The other day, I was having coffee with a friend I hadn’t seen in 20 years. We’d been close in college, and I’d spent a lot of time with him and his family—eating at their kitchen table, watching baseball games on chilly Minnesota afternoons, and, in the summers, hanging out on their boat. I was impressed by how tight-knit, loving, and supportive this family was. Through the many challenges they faced, they seemed not just to look out for one another, but to truly like each other.
So when my friend told me that he and his brother hadn’t spoken in years, my jaw hinged open. The tensions had begun with some back-and-forth about political differences, which had morphed into shouting matches and, eventually, had torn open a cache of old wounds no one had really been aware of. My friend said he didn’t know if he and his brother would ever be able to reconcile.
Maybe I shouldn’t have been so shocked. Looking further, I found that serious, long-lasting family ruptures are more common than we might think. According to a national survey of 1,300 people conducted by Cornell University sociologist Karl Pillemer, one in four American adults is estranged from a family member. That’s around 67 million people. Half of them have been alienated for four years or more.
How have we come to a place where fully a quarter of Americans aren’t merely disgruntled with family members, but are distressed enough to actually cut them off? What’s the emotional fallout of these fractures, both for those who initiate them and for the rest of the family? And how can therapists best navigate this relational minefield and avoid missteps that could widen an existing fissure?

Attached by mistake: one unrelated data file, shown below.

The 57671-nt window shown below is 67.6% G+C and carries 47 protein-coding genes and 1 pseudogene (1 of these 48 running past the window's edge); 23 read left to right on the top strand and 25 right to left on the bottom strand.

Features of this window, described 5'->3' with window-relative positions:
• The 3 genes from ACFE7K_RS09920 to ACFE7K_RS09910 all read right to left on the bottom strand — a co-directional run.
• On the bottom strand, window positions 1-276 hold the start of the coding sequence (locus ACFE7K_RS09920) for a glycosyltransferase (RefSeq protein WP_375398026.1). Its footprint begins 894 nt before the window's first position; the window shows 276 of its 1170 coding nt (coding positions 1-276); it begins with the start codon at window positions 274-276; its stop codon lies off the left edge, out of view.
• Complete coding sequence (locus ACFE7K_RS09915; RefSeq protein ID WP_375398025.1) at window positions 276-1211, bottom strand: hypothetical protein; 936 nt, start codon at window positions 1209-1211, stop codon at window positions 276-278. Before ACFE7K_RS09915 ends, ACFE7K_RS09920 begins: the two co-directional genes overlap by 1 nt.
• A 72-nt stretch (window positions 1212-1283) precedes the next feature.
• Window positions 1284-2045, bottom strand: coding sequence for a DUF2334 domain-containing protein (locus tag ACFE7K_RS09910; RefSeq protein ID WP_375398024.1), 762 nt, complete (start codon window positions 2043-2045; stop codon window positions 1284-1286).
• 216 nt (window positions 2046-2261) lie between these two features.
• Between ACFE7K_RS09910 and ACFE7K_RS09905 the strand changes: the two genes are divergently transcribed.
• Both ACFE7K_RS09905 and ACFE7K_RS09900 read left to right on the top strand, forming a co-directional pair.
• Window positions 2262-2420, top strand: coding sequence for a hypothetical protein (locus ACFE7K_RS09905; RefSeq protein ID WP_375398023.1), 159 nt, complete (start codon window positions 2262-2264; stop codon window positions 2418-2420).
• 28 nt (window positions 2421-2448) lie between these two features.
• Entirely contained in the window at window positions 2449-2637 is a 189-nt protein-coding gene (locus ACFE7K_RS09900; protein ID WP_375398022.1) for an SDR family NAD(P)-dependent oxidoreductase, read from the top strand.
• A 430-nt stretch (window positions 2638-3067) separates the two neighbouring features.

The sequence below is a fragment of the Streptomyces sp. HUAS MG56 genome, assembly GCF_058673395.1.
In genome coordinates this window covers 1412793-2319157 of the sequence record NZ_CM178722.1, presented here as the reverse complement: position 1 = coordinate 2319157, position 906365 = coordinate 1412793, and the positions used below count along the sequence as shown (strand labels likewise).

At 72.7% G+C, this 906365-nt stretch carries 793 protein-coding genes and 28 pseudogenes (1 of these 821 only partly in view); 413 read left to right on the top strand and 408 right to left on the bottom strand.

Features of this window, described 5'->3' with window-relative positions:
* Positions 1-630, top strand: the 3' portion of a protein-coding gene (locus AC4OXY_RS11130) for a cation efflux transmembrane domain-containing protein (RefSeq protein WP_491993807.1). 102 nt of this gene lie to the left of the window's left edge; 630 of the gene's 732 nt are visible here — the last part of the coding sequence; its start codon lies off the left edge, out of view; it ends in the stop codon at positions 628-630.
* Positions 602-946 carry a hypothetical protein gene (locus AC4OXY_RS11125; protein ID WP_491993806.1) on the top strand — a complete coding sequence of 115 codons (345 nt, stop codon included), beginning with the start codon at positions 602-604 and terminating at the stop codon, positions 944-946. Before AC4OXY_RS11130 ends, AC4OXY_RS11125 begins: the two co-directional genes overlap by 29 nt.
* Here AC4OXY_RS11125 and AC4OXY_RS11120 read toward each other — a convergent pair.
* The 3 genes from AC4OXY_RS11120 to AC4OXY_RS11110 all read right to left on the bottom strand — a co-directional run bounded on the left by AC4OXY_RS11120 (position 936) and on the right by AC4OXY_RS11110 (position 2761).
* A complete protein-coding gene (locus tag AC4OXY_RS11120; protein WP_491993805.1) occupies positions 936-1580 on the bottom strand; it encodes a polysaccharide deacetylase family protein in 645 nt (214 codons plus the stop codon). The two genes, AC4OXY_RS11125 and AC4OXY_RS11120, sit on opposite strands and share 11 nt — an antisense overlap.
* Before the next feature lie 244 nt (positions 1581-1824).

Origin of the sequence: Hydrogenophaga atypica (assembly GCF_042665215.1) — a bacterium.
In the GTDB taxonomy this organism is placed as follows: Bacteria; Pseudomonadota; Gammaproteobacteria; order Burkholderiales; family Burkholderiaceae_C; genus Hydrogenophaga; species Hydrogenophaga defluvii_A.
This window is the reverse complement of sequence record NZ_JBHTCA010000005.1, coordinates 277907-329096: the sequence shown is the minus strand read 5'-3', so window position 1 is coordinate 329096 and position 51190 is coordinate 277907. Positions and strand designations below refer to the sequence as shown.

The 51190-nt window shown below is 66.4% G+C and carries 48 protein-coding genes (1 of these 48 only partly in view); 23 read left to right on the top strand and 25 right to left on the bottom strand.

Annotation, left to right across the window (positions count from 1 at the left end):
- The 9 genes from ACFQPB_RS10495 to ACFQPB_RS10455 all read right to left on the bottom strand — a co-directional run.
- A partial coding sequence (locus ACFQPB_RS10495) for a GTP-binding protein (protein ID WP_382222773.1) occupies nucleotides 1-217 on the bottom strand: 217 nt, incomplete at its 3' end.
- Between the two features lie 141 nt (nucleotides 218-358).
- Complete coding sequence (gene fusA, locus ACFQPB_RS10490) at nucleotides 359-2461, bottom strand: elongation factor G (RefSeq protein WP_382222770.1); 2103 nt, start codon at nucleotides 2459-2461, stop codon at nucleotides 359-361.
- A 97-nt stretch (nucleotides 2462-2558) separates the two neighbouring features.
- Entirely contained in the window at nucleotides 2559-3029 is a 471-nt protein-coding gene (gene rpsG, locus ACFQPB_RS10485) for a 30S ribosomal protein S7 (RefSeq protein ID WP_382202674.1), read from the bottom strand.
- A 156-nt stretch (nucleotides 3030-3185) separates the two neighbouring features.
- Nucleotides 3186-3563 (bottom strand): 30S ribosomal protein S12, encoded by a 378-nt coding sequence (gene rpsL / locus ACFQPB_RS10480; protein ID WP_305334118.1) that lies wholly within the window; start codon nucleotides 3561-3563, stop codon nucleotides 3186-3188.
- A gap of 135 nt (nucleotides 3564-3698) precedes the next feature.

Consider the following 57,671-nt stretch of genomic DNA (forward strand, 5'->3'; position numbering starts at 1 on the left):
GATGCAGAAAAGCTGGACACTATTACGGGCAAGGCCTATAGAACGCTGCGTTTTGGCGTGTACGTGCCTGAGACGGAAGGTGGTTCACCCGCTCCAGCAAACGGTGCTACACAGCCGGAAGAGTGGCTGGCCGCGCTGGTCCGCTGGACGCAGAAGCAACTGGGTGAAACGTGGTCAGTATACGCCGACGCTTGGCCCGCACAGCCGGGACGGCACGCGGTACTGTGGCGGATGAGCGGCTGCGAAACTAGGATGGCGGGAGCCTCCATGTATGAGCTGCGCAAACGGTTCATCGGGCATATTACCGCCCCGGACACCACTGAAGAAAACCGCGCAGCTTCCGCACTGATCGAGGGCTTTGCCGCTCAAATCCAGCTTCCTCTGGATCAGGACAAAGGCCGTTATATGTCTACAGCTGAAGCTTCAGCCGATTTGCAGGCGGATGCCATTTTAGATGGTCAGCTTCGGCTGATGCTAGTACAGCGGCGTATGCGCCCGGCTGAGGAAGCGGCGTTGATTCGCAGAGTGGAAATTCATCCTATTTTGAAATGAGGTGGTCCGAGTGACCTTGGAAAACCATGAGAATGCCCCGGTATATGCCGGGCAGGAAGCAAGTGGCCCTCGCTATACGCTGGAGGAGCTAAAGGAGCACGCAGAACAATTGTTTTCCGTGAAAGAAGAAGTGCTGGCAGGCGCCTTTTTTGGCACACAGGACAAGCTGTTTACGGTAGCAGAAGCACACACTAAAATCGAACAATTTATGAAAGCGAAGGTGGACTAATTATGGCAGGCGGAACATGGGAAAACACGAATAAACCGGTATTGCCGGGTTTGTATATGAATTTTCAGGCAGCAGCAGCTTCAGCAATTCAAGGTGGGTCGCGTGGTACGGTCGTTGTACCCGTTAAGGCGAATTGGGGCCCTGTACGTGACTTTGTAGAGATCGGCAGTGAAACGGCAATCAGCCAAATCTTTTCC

In this issue, we take a look at the complexities of family rifts. We explore the distinctive qualities of parent–child ruptures and sibling schisms, and the ways each can harden into estrangement if left to fester. The authors of these pieces take on some tough issues: What if the injury wreaked by one family member on another cuts so deep that healing simply isn’t possible? What makes therapists encourage or exacerbate cutoffs—sometimes purposely, other times unwittingly? We offer some time-tested approaches that clinicians can use to help family members begin to reconcile—or at least learn to coexist.
In the case of my friend and his brother, I’m rooting for some kind of reconciliation. But no matter what transpires—healing, a truce, or continuing silence—I hope he arrives at a place of peace.
— Livia Kent, Editor in Chief
Livia Kent, MFA, is the editor in chief of Psychotherapy Networker. She worked for 10 years with Rich Simon as managing editor of Psychotherapy Networker, and taught writing at American University as well as for various programs around the country. As a bibliotherapist, she’s facilitated therapy groups in Washington, DC-area schools and in the DC prison system. In 2020, she was named one of Folio Magazine’s Top Women in Media “Change-Makers.” She’s the recipient of Roux Magazine‘s Editor’s Choice Award, The Ledge Magazine‘s National Fiction Award, and American University’s Myra Sklarew Award for Original Novel.